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View more articles by Hamish Macdonald
Hamish Macdonald is an NK News contributor and has previously worked at The Korea Herald and for the Australia Centre for Independent Journalism in Sydney.
Reports of a suspected shakeup in North Korea’s military leadership were confirmed Monday by state media reports detailing a recent visit by Kim Jong Un to front-line Korean People’s Army units near the disputed Northern Limit Line (NLL).
During a Monday inspection of front-line units on the Jangjae and Mu Islets – the location from which artillery units launched the 2010 Yeonpyeong Island shelling –Kim Jong Un was accompanied by Jang Jong Nam and Ri Yong Gil, two recently promoted four-star generals that sat in place of former Chief of KPA General Staff Kyok Sik recent soccer match in Pyongyang.
Significantly, in the KCNA report of Kim Jong Un’s visit to the NLL, General Ri Yong Gil was listed as Chief of the Korean People’s Army General Staff, a position held by General Kim Kyok Sik until just over a week ago.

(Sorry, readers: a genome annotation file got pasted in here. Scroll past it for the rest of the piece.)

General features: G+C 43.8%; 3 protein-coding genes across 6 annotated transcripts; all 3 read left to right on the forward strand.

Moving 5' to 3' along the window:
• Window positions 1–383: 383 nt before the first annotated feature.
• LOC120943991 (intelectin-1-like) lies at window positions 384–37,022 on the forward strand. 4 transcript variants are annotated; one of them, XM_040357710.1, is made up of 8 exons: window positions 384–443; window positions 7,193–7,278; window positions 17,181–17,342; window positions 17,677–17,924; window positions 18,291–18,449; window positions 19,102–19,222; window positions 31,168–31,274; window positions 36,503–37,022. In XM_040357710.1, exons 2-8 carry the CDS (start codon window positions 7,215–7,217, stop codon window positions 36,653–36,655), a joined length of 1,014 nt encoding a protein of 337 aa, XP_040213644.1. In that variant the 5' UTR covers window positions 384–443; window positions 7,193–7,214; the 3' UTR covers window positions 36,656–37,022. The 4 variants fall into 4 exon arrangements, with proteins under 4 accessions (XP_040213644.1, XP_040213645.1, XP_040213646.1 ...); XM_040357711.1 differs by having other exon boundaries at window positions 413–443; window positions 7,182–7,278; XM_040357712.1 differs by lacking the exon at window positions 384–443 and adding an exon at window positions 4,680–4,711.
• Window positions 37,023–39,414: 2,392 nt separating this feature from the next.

On Friday NK News reported on General Kim’s apparent disappearance from the public spotlight, a trend that had been increasingly noticeable since his last appearance in early August.
Kim’s disappearance followed an official visit he made to Cuba in early July, just weeks before Panama intercepted a Cuban arms shipment en-route to North Korea.
British North Korea expert Aidan Foster-Carter told NK News that Kim may have lost his job as a result of the affair.
“Kim Kyok Sik has not been seen since Aug 3, nearly a month. Yes, that suggests he has been sacked. He went to Cuba of course: maybe he was punished for the Panama fiasco?” he said.
“In Pyongyang, the price of failure is high – or even grim,” Foster-Carter added.
Kim Kyong Sik replaced Kim Jong Gak as the as the Minister of the People’s Armed Forces in November.
Widely believed to be the military hardliner responsible for the 2010 shelling of Yeonpyeong, Kim’s short tenure reflects an emerging trend of high-profile military reshuffles following Kim Jong Un’s succession to power.